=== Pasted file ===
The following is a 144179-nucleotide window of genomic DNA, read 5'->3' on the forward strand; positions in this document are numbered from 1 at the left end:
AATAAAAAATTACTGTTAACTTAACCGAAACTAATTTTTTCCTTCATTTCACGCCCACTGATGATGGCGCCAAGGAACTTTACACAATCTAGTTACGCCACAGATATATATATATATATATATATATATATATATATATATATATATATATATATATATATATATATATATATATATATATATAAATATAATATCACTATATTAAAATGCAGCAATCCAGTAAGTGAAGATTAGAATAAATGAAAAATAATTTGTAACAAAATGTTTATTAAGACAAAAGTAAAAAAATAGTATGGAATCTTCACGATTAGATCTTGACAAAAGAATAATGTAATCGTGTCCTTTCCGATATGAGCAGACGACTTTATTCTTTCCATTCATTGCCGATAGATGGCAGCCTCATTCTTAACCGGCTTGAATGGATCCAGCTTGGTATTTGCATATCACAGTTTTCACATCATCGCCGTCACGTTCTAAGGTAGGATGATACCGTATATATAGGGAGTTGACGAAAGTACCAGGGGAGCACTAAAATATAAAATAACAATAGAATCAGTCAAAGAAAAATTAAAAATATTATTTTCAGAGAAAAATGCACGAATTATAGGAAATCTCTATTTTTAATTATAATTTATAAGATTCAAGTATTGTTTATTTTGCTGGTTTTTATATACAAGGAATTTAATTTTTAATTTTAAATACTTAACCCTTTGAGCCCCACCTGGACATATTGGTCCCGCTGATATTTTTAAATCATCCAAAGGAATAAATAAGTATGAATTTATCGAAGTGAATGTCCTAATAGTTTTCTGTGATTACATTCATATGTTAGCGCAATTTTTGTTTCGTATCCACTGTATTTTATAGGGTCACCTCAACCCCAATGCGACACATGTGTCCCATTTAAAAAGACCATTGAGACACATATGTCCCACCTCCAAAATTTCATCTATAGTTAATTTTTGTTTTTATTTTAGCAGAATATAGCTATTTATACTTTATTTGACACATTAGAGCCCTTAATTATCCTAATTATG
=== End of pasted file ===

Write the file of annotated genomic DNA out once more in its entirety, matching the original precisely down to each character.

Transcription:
The following is a 144179-nucleotide window of genomic DNA, read 5'->3' on the forward strand; positions in this document are numbered from 1 at the left end:
AATAAAAAATTACTGTTAACTTAACCGAAACTAATTTTTTCCTTCATTTCACGCCCACTGATGATGGCGCCAAGGAACTTTACACAATCTAGTTACGCCACAGATATATATATATATATATATATATATATATATATATATATATATATATATATATATATATATATATATATATATATATATAAATATAATATCACTATATTAAAATGCAGCAATCCAGTAAGTGAAGATTAGAATAAATGAAAAATAATTTGTAACAAAATGTTTATTAAGACAAAAGTAAAAAAATAGTATGGAATCTTCACGATTAGATCTTGACAAAAGAATAATGTAATCGTGTCCTTTCCGATATGAGCAGACGACTTTATTCTTTCCATTCATTGCCGATAGATGGCAGCCTCATTCTTAACCGGCTTGAATGGATCCAGCTTGGTATTTGCATATCACAGTTTTCACATCATCGCCGTCACGTTCTAAGGTAGGATGATACCGTATATATAGGGAGTTGACGAAAGTACCAGGGGAGCACTAAAATATAAAATAACAATAGAATCAGTCAAAGAAAAATTAAAAATATTATTTTCAGAGAAAAATGCACGAATTATAGGAAATCTCTATTTTTAATTATAATTTATAAGATTCAAGTATTGTTTATTTTGCTGGTTTTTATATACAAGGAATTTAATTTTTAATTTTAAATACTTAACCCTTTGAGCCCCACCTGGACATATTGGTCCCGCTGATATTTTTAAATCATCCAAAGGAATAAATAAGTATGAATTTATCGAAGTGAATGTCCTAATAGTTTTCTGTGATTACATTCATATGTTAGCGCAATTTTTGTTTCGTATCCACTGTATTTTATAGGGTCACCTCAACCCCAATGCGACACATGTGTCCCATTTAAAAAGACCATTGAGACACATATGTCCCACCTCCAAAATTTCATCTATAGTTAATTTTTGTTTTTATTTTAGCAGAATATAGCTATTTATACTTTATTTGACACATTAGAGCCCTTAATTATCCTAATTATG